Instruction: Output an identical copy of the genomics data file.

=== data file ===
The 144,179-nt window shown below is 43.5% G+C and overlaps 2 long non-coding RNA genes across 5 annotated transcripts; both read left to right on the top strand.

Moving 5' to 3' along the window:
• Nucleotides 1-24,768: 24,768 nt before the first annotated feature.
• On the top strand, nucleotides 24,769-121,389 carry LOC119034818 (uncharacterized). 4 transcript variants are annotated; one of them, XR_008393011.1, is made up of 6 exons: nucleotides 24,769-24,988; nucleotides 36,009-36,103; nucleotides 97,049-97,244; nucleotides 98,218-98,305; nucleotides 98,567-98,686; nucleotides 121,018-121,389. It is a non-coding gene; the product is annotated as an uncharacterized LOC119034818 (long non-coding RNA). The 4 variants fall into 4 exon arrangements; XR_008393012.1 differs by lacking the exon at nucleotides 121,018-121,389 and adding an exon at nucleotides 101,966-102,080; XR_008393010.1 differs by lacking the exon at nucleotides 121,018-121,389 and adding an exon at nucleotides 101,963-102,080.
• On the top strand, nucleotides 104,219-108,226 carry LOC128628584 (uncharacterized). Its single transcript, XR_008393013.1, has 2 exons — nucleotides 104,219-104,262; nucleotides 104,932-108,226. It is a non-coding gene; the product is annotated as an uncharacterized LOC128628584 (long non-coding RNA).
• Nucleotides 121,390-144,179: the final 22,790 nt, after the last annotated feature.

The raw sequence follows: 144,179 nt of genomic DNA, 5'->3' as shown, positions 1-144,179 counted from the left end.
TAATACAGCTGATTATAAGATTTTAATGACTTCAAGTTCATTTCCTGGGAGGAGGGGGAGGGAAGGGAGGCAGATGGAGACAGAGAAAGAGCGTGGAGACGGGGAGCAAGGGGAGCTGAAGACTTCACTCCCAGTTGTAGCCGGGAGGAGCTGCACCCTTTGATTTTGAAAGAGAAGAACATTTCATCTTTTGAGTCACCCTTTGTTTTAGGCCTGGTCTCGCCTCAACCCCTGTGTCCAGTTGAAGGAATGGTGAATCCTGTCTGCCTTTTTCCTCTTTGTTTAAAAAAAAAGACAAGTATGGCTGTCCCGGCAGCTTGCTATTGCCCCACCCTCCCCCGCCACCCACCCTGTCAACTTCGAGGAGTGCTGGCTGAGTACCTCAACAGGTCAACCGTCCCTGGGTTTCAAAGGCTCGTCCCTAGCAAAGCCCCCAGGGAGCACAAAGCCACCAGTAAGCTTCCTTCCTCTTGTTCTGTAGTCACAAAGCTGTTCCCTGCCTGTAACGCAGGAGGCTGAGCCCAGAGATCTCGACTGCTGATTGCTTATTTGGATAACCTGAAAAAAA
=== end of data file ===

The 144,179-nt window shown below is 43.5% G+C and overlaps 2 long non-coding RNA genes across 5 annotated transcripts; both read left to right on the top strand.

Moving 5' to 3' along the window:
• Nucleotides 1-24,768: 24,768 nt before the first annotated feature.
• On the top strand, nucleotides 24,769-121,389 carry LOC119034818 (uncharacterized). 4 transcript variants are annotated; one of them, XR_008393011.1, is made up of 6 exons: nucleotides 24,769-24,988; nucleotides 36,009-36,103; nucleotides 97,049-97,244; nucleotides 98,218-98,305; nucleotides 98,567-98,686; nucleotides 121,018-121,389. It is a non-coding gene; the product is annotated as an uncharacterized LOC119034818 (long non-coding RNA). The 4 variants fall into 4 exon arrangements; XR_008393012.1 differs by lacking the exon at nucleotides 121,018-121,389 and adding an exon at nucleotides 101,966-102,080; XR_008393010.1 differs by lacking the exon at nucleotides 121,018-121,389 and adding an exon at nucleotides 101,963-102,080.
• On the top strand, nucleotides 104,219-108,226 carry LOC128628584 (uncharacterized). Its single transcript, XR_008393013.1, has 2 exons — nucleotides 104,219-104,262; nucleotides 104,932-108,226. It is a non-coding gene; the product is annotated as an uncharacterized LOC128628584 (long non-coding RNA).
• Nucleotides 121,390-144,179: the final 22,790 nt, after the last annotated feature.

The raw sequence follows: 144,179 nt of genomic DNA, 5'->3' as shown, positions 1-144,179 counted from the left end.
TAATACAGCTGATTATAAGATTTTAATGACTTCAAGTTCATTTCCTGGGAGGAGGGGGAGGGAAGGGAGGCAGATGGAGACAGAGAAAGAGCGTGGAGACGGGGAGCAAGGGGAGCTGAAGACTTCACTCCCAGTTGTAGCCGGGAGGAGCTGCACCCTTTGATTTTGAAAGAGAAGAACATTTCATCTTTTGAGTCACCCTTTGTTTTAGGCCTGGTCTCGCCTCAACCCCTGTGTCCAGTTGAAGGAATGGTGAATCCTGTCTGCCTTTTTCCTCTTTGTTTAAAAAAAAAGACAAGTATGGCTGTCCCGGCAGCTTGCTATTGCCCCACCCTCCCCCGCCACCCACCCTGTCAACTTCGAGGAGTGCTGGCTGAGTACCTCAACAGGTCAACCGTCCCTGGGTTTCAAAGGCTCGTCCCTAGCAAAGCCCCCAGGGAGCACAAAGCCACCAGTAAGCTTCCTTCCTCTTGTTCTGTAGTCACAAAGCTGTTCCCTGCCTGTAACGCAGGAGGCTGAGCCCAGAGATCTCGACTGCTGATTGCTTATTTGGATAACCTGAAAAAAA